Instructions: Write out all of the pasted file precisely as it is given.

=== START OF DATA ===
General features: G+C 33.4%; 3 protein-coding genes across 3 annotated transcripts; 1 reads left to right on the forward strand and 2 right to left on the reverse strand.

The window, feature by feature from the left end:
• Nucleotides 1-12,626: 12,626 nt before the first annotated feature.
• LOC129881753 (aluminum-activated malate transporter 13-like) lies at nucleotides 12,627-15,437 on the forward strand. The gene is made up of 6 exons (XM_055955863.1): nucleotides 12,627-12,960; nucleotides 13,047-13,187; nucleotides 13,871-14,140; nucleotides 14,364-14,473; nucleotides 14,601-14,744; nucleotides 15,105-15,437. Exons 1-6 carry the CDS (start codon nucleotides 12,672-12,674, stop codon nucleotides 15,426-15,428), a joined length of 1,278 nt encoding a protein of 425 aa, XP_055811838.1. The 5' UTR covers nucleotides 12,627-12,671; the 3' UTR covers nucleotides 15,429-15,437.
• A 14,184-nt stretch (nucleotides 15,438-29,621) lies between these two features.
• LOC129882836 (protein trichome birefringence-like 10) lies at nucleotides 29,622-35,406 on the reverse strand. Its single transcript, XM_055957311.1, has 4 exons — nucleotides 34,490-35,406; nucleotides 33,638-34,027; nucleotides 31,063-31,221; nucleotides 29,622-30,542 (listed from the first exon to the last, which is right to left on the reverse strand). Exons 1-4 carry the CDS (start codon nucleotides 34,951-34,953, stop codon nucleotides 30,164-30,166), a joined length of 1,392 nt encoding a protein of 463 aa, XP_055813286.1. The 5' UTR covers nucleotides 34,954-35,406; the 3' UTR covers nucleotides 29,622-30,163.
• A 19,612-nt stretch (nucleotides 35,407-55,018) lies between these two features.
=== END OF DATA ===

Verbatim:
General features: G+C 33.4%; 3 protein-coding genes across 3 annotated transcripts; 1 reads left to right on the forward strand and 2 right to left on the reverse strand.

The window, feature by feature from the left end:
• Nucleotides 1-12,626: 12,626 nt before the first annotated feature.
• LOC129881753 (aluminum-activated malate transporter 13-like) lies at nucleotides 12,627-15,437 on the forward strand. The gene is made up of 6 exons (XM_055955863.1): nucleotides 12,627-12,960; nucleotides 13,047-13,187; nucleotides 13,871-14,140; nucleotides 14,364-14,473; nucleotides 14,601-14,744; nucleotides 15,105-15,437. Exons 1-6 carry the CDS (start codon nucleotides 12,672-12,674, stop codon nucleotides 15,426-15,428), a joined length of 1,278 nt encoding a protein of 425 aa, XP_055811838.1. The 5' UTR covers nucleotides 12,627-12,671; the 3' UTR covers nucleotides 15,429-15,437.
• A 14,184-nt stretch (nucleotides 15,438-29,621) lies between these two features.
• LOC129882836 (protein trichome birefringence-like 10) lies at nucleotides 29,622-35,406 on the reverse strand. Its single transcript, XM_055957311.1, has 4 exons — nucleotides 34,490-35,406; nucleotides 33,638-34,027; nucleotides 31,063-31,221; nucleotides 29,622-30,542 (listed from the first exon to the last, which is right to left on the reverse strand). Exons 1-4 carry the CDS (start codon nucleotides 34,951-34,953, stop codon nucleotides 30,164-30,166), a joined length of 1,392 nt encoding a protein of 463 aa, XP_055813286.1. The 5' UTR covers nucleotides 34,954-35,406; the 3' UTR covers nucleotides 29,622-30,163.
• A 19,612-nt stretch (nucleotides 35,407-55,018) lies between these two features.